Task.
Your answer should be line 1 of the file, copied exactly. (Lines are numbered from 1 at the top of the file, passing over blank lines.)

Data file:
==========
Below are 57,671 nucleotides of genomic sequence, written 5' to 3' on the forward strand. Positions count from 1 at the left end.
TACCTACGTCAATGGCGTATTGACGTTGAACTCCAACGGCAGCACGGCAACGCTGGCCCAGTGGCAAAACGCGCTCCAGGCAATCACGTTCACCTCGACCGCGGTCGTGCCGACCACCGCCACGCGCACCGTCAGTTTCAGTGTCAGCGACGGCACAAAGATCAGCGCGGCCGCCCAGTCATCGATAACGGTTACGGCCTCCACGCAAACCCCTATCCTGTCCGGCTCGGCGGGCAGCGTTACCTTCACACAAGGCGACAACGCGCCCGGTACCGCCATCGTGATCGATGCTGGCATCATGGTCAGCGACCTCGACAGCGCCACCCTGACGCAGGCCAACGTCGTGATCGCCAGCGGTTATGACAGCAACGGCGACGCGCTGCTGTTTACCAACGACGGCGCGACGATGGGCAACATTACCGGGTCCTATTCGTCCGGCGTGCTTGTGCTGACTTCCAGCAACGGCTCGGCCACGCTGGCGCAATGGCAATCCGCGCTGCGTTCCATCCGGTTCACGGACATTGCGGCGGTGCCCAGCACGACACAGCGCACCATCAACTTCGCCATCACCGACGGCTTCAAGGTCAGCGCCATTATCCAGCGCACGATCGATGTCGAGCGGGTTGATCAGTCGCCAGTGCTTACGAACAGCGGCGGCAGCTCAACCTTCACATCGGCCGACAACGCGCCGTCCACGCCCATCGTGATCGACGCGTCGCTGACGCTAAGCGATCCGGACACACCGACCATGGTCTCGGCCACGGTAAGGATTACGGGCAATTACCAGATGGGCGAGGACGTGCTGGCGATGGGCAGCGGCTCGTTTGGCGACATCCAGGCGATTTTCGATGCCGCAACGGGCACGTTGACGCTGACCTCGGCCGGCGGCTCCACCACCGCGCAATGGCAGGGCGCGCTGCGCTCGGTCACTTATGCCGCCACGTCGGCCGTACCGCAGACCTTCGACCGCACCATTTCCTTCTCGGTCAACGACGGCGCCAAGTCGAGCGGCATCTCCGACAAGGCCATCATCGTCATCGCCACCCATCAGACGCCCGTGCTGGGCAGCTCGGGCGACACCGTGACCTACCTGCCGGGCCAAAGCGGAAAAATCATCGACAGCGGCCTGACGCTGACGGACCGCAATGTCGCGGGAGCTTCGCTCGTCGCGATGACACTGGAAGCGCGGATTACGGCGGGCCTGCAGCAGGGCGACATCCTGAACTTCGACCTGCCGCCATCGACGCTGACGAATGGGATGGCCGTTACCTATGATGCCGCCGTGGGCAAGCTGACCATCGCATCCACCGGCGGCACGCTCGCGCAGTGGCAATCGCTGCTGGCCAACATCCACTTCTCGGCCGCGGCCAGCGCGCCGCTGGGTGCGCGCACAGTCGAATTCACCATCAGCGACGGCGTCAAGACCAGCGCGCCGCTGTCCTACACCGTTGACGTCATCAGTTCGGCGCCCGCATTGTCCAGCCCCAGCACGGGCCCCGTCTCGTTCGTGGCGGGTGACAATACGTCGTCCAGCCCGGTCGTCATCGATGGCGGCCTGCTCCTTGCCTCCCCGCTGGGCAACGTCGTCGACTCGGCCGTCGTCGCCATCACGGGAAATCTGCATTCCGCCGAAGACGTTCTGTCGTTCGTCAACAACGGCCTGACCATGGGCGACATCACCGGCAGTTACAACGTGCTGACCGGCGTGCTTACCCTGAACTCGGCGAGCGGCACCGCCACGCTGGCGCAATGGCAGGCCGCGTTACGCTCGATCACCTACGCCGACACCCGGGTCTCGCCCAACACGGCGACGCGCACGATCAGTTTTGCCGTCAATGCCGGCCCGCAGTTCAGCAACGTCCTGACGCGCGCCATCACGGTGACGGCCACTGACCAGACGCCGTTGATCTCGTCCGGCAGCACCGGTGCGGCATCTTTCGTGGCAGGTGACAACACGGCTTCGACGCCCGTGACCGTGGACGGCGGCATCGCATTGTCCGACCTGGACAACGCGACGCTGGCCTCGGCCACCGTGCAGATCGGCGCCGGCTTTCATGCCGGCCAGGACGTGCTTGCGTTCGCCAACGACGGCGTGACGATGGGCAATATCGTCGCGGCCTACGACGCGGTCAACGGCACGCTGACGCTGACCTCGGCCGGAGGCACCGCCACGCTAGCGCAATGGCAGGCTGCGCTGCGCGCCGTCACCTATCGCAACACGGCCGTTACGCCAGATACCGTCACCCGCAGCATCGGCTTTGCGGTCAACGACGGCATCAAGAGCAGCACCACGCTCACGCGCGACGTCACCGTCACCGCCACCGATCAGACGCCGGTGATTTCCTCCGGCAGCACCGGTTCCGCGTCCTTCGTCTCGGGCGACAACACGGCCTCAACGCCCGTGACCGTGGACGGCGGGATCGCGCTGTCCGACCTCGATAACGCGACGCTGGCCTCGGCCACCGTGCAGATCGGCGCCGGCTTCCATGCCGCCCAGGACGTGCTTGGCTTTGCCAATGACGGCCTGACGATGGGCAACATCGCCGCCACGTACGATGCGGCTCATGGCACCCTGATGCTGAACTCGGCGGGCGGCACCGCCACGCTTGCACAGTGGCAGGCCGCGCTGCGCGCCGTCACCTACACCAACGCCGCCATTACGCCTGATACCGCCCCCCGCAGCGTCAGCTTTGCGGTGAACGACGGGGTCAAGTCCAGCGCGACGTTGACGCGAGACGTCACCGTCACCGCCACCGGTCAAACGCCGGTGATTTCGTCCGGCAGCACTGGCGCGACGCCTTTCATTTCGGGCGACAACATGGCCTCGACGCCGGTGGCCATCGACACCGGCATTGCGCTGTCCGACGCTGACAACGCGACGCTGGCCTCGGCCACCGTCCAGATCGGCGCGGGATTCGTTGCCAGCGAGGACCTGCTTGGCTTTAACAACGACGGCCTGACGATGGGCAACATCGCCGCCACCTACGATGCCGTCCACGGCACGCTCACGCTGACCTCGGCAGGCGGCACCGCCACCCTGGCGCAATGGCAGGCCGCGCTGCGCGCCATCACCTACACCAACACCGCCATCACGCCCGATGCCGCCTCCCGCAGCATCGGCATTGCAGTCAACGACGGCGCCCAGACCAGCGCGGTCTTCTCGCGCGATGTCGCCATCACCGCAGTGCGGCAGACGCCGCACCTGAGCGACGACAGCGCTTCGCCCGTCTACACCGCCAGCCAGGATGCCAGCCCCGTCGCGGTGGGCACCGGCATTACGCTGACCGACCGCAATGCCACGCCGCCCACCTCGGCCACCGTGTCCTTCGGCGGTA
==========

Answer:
Below are 57,671 nucleotides of genomic sequence, written 5' to 3' on the forward strand. Positions count from 1 at the left end.